I think the S on the tattoo morphed into a wicked grin. My daughter, a preacher's kid, had gotten a tattoo without permission. My blood pressure sky-rocketed. My face flushed red with anger. I felt a hundred disapproving stares from other parents. They, too, saw this act of willful defiance that signaled the beginning of World War III. This meant spiritual warfare.
I would now have to nip in the bud this defiance before it escalated into something like, well, body piercing. I laugh now, since a few years later Heather came home with her tongue pierced. My response then, after I had learned not to panic, was a muted, "Yuk, Heather. That must have hurt."
However, in that first skirmish, I ranted and fumed on the drive home about the horrors of body mutilation. I gave her this ultimatum: "You will not blatantly throw away all our Christian values by mutilating your body with a tattoo!"
To my chagrin, she informed me that it was a stick-on tattoo. I then got very quiet and thought, Way to go, Charles. Was that stupid or what?
* * *
The tattoo incident, although not a big deal in itself, marked her transition into adolescence and our transition into five years of relational turbulence. Had I been more prepared with a book like this one, our experience wouldn't have felt like an emotional death valley. In those early days of the storm, I panicked too often. Our other two kids, a younger brother and sister, responded to standard child-rearing and discipline techniques. But not Heather.
Even in my ignorance, though, I made a few good choices early on. I chose to stay intimately involved in my daughter's life, though I could have disengaged my heart through over-control or emotional distance. Fortunately, I didn't make all the panic-induced mistakes that could have driven a stake into the heart of our relationship.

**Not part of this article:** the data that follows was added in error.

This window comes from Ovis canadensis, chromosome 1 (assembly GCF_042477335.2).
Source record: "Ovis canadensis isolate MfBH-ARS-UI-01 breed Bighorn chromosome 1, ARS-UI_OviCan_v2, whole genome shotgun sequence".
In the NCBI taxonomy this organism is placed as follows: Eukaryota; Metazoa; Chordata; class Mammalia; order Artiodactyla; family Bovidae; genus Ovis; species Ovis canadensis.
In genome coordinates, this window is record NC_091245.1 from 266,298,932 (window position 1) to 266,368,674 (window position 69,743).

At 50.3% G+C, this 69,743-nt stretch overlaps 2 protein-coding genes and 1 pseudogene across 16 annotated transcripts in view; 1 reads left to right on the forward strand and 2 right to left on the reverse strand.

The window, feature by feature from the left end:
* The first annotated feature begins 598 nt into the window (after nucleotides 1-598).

We've collected the following battle-tested tips to help you avoid panic when your daughter shocks you with her choices. Check these out for some encouragement.
How to Apply Relational Life Preserver 1
1. Understand that your influence matters more than you think.
During our five-year struggle, I often felt that what I said or decisions I made no difference in Heather's choices. Only in retrospect did I realize that what I believed and how I acted mattered greatly to her.
Studies bear this out. A study of twenty-two thousand children found that adolescent girls aged twelve to seventeen living in families without a live-in father were almost 50 percent more likely to use illegal drugs, alcohol, or tobacco than girls living with both biological parents. Another study revealed that emotionally available dads do impact their daughters' spiritual commitment. Although Heather expressed little interest in developing her faith during her rebellious years, I know my emotional presence contributed to her eventual return to her spiritual roots.
Your direct involvement in your daughter's life does make a difference. We matter more than we think. Stay emotionally connected to her (see chapters 4 and 5 for ideas how). Defuse the temptation to withdraw when things get tough.
2. Admit to yourself that tough times may be in store.
After a few frustrating grocery store experiences, I now do a "buggy check" each time I pick a shopping cart. Why? It's hard to steer some buggies straight because of one misaligned wheel. Kids remind me of buggies. Many easily stay on course without much parental pressure. However, others, like Heather, require Herculean efforts to keep them even in a semi-straight line.